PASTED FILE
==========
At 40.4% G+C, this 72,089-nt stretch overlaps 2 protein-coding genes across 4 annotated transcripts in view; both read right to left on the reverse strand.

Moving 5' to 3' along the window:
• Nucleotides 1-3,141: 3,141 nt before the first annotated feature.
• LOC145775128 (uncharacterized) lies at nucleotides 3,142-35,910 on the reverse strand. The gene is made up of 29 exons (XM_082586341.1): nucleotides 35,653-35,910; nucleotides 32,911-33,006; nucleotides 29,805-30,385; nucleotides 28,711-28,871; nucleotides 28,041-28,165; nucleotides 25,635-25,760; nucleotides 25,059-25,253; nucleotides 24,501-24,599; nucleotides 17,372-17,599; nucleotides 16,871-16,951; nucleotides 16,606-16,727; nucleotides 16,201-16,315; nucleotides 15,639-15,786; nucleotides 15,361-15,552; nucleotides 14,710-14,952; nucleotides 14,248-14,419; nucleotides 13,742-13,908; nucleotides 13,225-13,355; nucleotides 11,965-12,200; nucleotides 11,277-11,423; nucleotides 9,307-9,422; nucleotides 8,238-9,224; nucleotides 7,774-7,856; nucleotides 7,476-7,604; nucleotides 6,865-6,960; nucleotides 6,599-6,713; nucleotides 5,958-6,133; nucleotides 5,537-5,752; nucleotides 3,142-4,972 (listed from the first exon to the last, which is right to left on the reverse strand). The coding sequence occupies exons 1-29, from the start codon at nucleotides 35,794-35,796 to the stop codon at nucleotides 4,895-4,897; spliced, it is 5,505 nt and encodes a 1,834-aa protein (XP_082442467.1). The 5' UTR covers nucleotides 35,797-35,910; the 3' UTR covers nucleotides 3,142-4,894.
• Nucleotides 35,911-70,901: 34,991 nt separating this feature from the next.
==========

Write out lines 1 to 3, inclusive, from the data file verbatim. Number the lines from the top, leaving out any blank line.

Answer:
At 40.4% G+C, this 72,089-nt stretch overlaps 2 protein-coding genes across 4 annotated transcripts in view; both read right to left on the reverse strand.

Moving 5' to 3' along the window:
• Nucleotides 1-3,141: 3,141 nt before the first annotated feature.